OLAP’s inflexible cube

Business intelligence is essentially a set of best practices for building models to answer business questions. However, today’s BI best practices may be suboptimal for many enterprises’ decision-support requirements.

For most users, BI is a journey that’s been modeled and mapped out in advance by others, following a well-marked path through vast data sets. Data models, which must often be pre-built by specialists, generate or shape the design of such key BI artifacts as queries, reports and dashboards. Essentially, every BI application is some data modeler’s prediction of the types of questions that users will want to ask of the underlying data marts. Sometimes, those predictions are little more than an educated guess — and are not always on the mark.

BI’s most ubiquitous data-modeling approach is the online analytical processing (OLAP) data structure known as a “cube.” The OLAP cube — essentially a denormalized relational database — sits at the heart of most BI data marts. OLAP cubes, usually implemented as multidimensional “star” or “snowflake” schemas, allow large record sets to be quickly and efficiently summarized, sorted, queried and analyzed.

However, no matter how well designed the dimensional data models within any particular cube, users eventually outgrow these constraints and demand the ability to drill down, up and across tabular record sets in ways not built into the underlying data structures.

The chief disadvantage of multidimensional OLAP cubes is their inflexibility. Cubes are built by pre-joining relational data tables into fixed, subject-specific structures. One way of getting around these constraints is the approach known as relational OLAP, which retains the underlying normalized relational storage approach while speeding multidimensional query access through “projections.” However, relational OLAP also suffers from the need for explicit, upfront modeling of relationships within and among the underlying tabular data structures.

From the average user’s point of view, all of this is mere plumbing — invisible and boring — until it prevents them from obtaining the new query tools, structured reports and dashboards needed to do their jobs. One unfortunate consequence of OLAP cubes’ inflexibility is that requests for new BI applications inevitably wind up in a backlog of IT projects that can take weeks or months to deliver.

What might seem a trivial thing to the user — such as adding a new field or new calculation to an existing report — might represent a time-consuming technical exercise for the data modeling professional. Behind the scenes, this simple decision-support request might, beyond the front-end BI tweaks, also require remodeling of the data mart’s OLAP star schema, re-indexing of the data warehouse, revision of extract transform load (ETL) scripts, and retrieval of data from different transactional applications.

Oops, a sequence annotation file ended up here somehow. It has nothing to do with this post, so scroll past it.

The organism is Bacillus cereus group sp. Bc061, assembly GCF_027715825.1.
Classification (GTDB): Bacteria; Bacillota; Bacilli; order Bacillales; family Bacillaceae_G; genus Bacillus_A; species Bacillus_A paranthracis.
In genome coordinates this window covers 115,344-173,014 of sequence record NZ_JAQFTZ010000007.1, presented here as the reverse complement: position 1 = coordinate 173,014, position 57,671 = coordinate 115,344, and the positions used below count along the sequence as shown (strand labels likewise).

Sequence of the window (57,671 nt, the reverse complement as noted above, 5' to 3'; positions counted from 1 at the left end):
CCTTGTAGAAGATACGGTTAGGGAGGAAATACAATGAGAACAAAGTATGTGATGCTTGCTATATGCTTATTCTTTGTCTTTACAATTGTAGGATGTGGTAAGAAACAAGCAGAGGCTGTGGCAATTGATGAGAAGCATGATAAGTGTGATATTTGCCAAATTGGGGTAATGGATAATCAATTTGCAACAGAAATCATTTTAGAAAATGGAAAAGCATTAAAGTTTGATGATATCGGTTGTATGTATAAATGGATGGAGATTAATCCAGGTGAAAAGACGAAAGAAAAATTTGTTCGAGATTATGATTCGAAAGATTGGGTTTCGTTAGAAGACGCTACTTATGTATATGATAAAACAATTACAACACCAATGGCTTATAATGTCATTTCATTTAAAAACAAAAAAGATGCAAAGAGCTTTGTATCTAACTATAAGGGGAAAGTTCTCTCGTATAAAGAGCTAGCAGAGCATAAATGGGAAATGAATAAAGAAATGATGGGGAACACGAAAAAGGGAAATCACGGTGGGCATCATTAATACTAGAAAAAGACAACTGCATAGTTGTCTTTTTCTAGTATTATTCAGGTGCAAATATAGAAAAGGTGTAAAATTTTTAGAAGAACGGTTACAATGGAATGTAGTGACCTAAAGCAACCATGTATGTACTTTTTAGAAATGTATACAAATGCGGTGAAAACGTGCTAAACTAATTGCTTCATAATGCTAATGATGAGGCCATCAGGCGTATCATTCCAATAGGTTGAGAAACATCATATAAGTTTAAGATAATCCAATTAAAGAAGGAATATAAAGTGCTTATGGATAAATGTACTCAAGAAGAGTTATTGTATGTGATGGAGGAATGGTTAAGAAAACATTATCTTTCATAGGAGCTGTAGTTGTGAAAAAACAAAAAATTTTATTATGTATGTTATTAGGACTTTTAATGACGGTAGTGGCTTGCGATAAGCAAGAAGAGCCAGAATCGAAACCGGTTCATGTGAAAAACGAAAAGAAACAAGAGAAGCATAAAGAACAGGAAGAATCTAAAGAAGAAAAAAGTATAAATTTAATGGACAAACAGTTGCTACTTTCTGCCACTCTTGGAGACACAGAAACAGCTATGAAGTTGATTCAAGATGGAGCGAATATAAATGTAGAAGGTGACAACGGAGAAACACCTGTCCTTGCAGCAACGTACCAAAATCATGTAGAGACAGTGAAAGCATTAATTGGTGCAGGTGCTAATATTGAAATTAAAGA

No one expects the OLAP cube to vanish completely from the BI landscape, but its role in many decision-support environments has been declining over the past several years. Increasingly, vendors are emphasizing new approaches that, when examined in a broader context, appear to be loosening OLAP’s hold on mainstream BI and data warehousing. The emerging paradigm for ad-hoc, flexible, multi-dimensional, user-driven decision support includes the following important approaches:

— Automated discovery and normalization of dispersed, heterogeneous data sets through a pervasive metadata layer.

— Semantic virtualization middleware, which supports on-demand, logically integrated viewing and query of data from heterogeneous, distributed data sources without need for a data warehouse or any other centralized persistence node.

— On-the-fly report, query and dashboard creation, which relies on dynamic aggregation of data, organization of that data within relevant hierarchies, and presentation of metrics that have been customized to the user or session context.

— Interactive data visualization tools, which enable user-driven exploration of the full native dimensionality of heterogeneous data sets, thereby eliminating the need for manual modeling and transformation of data to a common schema.

— Guided analytics tools, which support user-driven, ad-hoc creation of sharable, extensible models containing data, visualization, and navigation models for customizable decision-support scenarios.

— Inverted indexing storage engines, which support more flexible, on-the-fly assembly of structured data in response to ad-hoc queries than is possible with traditional row-based or column-based data warehousing persistence layers.

— Distributed in-memory processing, which enables continuous delivery of intelligence being extracted in real-time from millions of rows of data that originates in myriad, distributed data sources.

Unfortunately, this new decision-support paradigm has no pithy name or coherent best practices. If we were to call it the “post-OLAP” paradigm, that would give the false impression that OLAP cubes are obsolete, when in fact they are simply being virtualized and embedded within a more flexible Web 2.0 and service-oriented architecture framework. We could call this the new “hypercube” paradigm, but that might give the mathematical purists among us a case of indigestion.

Whatever we choose to call this new era, look around you. It has already arrived. We can see this trend in the growing adoption of all of these constituent approaches in production BI environments everywhere. However, to date, few enterprises have combined these post-OLAP approaches in a coherent BI architectural framework.

But that day is rapidly coming to mainstream BI and data warehousing environments everywhere. OLAP’s hard-and-fast, cube-based approach is slowly but surely dissolving in this new era of more flexible, user-centric decision support.

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